(For Katie Paulson, who is one mother-trucking bad-ass woman.)
I like it when it rains hard on a Saturday night because everyone is running through the streets. I love it when someone smashes a coffee mug on accident and the whole jabbering cafe gets silent for a moment. When Billy Jean is Not My Lover is piped in over the loudspeaker at Stone Gardens, I take a joy lap, pushing my way through the throngs just to see everybody singing along and dancing in place as they belay. It's like living in a music video (which, by the way, is my ultimate goal). Pardon me for the epic (EPIC) cliche, but little things that bring strangers together, for an instant or an evening, are my favorite flippin' things on the planet. It still kills me that I was not present for the legendary (but true) audible-fart-that-caused-pandemonium-in-the-ultra-quiet-Suzallo-reading-room-during-finals-week incident in 2005. My friend Will was there. I see him a few times a year and every time, I make him retell me that story.
Anyway. Nothing brings people together like dirt cheap tacos. And that is why Taco Tuesday is my holy day.
Until the sun decides to forgive us for whatever we did to make it quit, we're in a holding tank. The rocks are wet and cold and painful and dangerous. But when spring springs, everyone will go bursting forth into the world, scattering in all cardinal directions towards different summits and slabs of rock, pinnacles and columns, basking in sunshine and lactic acid and multi pitches. In a week, we'll be thoroughly diffused between Squamish, Index, Vantage, Cascades, the Olympics and the Exits.
But for now, in the crap-tastic weather of mid winter, here we are, all of us, jammed together on weekday evenings, cowboys in the same brodeo.
I'm twitchy for spring to get here so I can wear my sundresses, but I do love gym season. Because nowhere else is bouldering so much like performance art, with a red-hot, real live audience watching your every foothold and commenting on your grip.
On Tuesdays, there are many of us present at Stone Gardens who are climbing for a higher purpose: to earn our tacos. Because up the street, open till late, the Tin Hat serves 69 cent tacos and absurdly cheap beer.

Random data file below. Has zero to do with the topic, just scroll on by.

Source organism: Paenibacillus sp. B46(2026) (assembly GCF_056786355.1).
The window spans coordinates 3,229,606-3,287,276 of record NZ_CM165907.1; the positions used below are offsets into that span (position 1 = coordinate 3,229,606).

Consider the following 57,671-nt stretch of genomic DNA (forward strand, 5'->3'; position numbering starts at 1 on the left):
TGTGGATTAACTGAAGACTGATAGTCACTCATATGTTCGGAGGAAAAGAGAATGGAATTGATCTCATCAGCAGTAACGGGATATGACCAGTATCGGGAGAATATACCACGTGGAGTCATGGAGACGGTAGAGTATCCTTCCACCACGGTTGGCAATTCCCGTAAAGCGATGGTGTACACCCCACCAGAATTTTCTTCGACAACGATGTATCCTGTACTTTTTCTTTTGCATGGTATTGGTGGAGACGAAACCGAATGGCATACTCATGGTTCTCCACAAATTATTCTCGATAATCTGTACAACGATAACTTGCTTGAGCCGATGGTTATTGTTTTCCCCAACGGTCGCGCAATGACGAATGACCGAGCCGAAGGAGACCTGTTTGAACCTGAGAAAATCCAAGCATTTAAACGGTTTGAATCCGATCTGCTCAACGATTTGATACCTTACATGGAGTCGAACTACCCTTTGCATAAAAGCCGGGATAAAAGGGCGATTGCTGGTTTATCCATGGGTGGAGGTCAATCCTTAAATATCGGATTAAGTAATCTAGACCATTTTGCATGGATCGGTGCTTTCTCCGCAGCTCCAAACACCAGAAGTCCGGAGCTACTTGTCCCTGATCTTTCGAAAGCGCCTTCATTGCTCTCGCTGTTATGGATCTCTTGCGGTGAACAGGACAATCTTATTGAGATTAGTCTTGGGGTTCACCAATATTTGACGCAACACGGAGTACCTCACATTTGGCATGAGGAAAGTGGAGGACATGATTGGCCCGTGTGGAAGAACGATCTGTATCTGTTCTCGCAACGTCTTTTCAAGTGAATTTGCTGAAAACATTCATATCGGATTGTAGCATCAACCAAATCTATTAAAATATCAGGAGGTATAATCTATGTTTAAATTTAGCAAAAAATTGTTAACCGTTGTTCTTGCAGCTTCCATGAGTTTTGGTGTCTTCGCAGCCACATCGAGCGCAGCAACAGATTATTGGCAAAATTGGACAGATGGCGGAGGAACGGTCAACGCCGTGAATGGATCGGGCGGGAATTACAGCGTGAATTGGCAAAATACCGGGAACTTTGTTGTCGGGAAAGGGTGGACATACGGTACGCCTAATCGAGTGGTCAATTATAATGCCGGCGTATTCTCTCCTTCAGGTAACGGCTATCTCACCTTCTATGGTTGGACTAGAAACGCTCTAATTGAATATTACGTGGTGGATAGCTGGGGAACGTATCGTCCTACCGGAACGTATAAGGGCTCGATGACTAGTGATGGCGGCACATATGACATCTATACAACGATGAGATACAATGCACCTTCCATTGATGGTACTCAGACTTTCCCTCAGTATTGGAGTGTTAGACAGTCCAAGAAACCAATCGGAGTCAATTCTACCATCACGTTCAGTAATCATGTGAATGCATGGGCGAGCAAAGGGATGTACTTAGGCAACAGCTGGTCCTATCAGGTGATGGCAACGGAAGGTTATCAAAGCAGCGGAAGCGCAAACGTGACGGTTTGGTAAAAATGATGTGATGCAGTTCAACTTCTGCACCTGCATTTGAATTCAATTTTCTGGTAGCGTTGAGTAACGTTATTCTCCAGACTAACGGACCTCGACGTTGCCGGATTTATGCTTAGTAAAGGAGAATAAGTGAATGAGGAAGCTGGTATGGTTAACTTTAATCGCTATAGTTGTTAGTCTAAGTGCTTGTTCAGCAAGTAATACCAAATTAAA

And we work extra, extra, extra hard, so that we can go nuts and still have a shred of self worth the next morning.
(Ian, who had shoulder surgery on Friday, climbed for three hours straight on one arm.)
Sometimes, it can be difficult for some to leave the competitive determination at the gym. Which is how Katie and I found ourselves engaged in battle, matching each other taco for taco, each refusing to be the first to quit, stick it, stick it- you got it, go for it go go go yeah! still ringing in our ears. We couldn't talk, we could barely swallow our beers, we just kept eating and ordering, counting the crumbs left on the others plate. Friends, witnesses and waitresses shook their heads and pulled their hair in distress.
"Why? Why?" They asked us.
We gazed down at our plates with summit-drunk smiles, and responded "because it is there."
You are my Everest. How I wish I could quit you:
In the midst of the feeding frenzy, Katie had a moment of clarity. Somehow, somehow she surfaced from the salt and the crunch to wave her arms in the air like a ref. "This is absurd!" She says. "This stops NOW."
A relieved onlooker snapped a photo of this miracle moment, when we vowed to leave the aggression at the door and never again compete gastronomically. By this point, we were personally responsible for the slaughter of sixteen tacos. Each.
There is nothing we love better than sharing our table with people from the gym who we don't really know. Stone Garden friendships (like all friendships in Seattle, home of the world famous SOCIAL FREEZE) are extremely slow to evolve. You brush elbows a few times while standing on the mats, eyeing a problem on the same wall. Weeks go by. You begin to faintly recognize one another. More weeks go by. Then, one of you says something while the other is on the wall. Something like, "You got it, bro." Or, more often, "Yeah!" or just, "Yeah" sans exclamation.
That's a big day. But remember, it's a long process. Weeks go by. Little comments about single moves turn to longer discourses involving full sequences. More weeks go by. One of you gets injured and isn't at the gym for a month or so, delaying the process considerably. And then, there comes a day- a big day- where you finish a problem, and your new stranger-friend gives you the First Bump of Acceptance.
You've done it. You've made yourself a gym-friend.
Of course, I like to just steam-roll right through all that head for the friendship express lanes: an invitation to my stranger friend to join us at Taco Tuesday. More often than not, they don't come. But on the occasion that they're a brave, willing, or hungry soul, we welcome them with open arms into our booth. We toast them, physically surround them, fire bomb them with questions about their life. Usually, in particular if they are a Seattlite, our forwardness and unabashed eagerness to become friends scares the pants off of them. And that is the most fun.
Thank you oh Lord, for rocks, chalks, tacos, and the people who read this.